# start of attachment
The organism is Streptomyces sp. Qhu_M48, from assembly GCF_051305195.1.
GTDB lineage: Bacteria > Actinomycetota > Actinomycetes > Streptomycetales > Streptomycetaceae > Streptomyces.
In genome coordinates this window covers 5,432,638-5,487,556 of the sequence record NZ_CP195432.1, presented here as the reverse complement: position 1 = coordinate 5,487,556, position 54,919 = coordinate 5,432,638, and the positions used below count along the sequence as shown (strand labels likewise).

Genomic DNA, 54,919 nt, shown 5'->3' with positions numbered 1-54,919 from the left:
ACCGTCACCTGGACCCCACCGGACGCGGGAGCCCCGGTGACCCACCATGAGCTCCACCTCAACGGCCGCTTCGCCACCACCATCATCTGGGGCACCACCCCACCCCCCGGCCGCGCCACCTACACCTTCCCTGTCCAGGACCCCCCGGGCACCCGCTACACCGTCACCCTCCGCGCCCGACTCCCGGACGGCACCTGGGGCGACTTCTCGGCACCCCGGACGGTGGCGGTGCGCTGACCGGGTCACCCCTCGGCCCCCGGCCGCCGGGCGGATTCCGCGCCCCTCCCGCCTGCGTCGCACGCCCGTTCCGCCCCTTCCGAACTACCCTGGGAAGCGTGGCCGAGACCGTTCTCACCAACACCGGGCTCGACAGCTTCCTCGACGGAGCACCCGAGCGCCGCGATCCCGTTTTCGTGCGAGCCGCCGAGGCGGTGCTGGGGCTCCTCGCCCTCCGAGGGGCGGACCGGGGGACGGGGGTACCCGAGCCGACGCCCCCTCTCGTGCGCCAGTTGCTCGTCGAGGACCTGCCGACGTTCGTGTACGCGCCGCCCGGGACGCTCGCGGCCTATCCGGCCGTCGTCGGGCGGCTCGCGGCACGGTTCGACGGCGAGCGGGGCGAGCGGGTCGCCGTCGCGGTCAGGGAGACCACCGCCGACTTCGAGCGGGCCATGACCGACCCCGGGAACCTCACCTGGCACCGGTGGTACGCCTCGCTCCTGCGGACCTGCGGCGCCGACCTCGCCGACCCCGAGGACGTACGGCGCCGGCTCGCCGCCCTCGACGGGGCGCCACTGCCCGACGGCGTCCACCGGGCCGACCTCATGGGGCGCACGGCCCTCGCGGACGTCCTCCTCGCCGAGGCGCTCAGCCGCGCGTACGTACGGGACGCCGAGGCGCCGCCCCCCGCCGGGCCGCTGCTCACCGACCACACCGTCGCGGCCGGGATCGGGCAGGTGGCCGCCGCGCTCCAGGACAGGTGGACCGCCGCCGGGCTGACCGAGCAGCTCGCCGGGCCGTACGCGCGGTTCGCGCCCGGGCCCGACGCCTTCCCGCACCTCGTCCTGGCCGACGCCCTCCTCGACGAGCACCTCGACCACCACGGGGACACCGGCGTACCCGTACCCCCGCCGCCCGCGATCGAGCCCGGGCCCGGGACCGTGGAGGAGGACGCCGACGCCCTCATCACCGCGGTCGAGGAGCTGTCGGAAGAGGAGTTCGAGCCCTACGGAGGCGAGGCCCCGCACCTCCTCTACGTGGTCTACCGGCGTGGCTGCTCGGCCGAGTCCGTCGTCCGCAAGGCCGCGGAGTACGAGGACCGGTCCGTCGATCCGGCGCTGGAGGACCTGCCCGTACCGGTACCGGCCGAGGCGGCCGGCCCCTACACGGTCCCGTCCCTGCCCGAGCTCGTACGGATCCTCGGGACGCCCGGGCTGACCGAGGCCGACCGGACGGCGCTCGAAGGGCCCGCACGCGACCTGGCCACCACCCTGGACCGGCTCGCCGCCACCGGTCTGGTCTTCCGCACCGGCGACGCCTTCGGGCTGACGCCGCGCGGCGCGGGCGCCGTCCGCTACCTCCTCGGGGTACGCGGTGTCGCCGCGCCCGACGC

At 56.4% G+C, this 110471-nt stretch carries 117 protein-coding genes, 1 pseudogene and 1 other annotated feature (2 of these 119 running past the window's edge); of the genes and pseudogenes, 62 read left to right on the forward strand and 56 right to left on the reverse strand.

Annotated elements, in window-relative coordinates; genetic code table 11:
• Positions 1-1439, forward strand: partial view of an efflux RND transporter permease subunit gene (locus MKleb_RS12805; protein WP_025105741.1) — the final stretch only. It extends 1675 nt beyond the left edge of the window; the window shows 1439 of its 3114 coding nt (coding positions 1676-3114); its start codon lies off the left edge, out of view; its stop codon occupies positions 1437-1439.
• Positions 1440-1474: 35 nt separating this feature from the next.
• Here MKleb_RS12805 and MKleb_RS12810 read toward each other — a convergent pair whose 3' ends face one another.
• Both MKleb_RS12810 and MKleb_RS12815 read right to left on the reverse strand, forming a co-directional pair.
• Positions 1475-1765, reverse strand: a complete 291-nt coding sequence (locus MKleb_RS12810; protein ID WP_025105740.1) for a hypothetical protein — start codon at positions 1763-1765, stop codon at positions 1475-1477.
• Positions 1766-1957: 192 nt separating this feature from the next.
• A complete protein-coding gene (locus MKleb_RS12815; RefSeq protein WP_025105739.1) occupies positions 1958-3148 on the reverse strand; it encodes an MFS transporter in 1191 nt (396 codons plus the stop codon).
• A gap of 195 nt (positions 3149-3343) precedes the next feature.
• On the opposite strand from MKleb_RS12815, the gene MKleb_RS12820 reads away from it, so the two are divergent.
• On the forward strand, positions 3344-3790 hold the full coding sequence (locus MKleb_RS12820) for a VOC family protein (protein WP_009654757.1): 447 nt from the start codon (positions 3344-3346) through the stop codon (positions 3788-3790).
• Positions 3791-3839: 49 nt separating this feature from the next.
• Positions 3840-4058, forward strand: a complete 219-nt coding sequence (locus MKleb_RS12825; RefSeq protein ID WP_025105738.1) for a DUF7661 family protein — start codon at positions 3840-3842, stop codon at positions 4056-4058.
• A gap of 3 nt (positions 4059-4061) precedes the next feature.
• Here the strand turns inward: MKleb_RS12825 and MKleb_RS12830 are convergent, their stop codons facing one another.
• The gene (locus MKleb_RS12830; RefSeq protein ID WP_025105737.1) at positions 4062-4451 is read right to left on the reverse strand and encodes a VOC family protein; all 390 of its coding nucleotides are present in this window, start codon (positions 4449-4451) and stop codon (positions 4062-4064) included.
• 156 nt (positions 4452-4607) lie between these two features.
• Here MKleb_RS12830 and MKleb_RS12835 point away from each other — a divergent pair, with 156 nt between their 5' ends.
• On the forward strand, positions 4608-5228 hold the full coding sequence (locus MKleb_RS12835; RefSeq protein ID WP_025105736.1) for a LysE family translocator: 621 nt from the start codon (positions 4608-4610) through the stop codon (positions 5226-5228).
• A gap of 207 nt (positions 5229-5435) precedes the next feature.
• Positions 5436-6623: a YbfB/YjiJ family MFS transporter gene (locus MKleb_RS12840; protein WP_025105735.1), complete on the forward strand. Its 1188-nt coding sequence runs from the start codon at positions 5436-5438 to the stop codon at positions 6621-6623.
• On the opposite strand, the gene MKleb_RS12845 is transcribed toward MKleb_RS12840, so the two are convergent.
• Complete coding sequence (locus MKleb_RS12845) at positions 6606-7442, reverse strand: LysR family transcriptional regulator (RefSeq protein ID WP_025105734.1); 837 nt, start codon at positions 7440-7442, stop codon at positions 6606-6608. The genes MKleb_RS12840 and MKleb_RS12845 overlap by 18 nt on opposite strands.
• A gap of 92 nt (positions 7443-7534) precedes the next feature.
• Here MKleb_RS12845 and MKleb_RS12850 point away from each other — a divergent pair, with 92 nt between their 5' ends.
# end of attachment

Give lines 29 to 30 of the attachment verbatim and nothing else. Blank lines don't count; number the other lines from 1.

• Complete coding sequence (locus MKleb_RS12845) at positions 6606-7442, reverse strand: LysR family transcriptional regulator (RefSeq protein ID WP_025105734.1); 837 nt, start codon at positions 7440-7442, stop codon at positions 6606-6608. The genes MKleb_RS12840 and MKleb_RS12845 overlap by 18 nt on opposite strands.
• A gap of 92 nt (positions 7443-7534) precedes the next feature.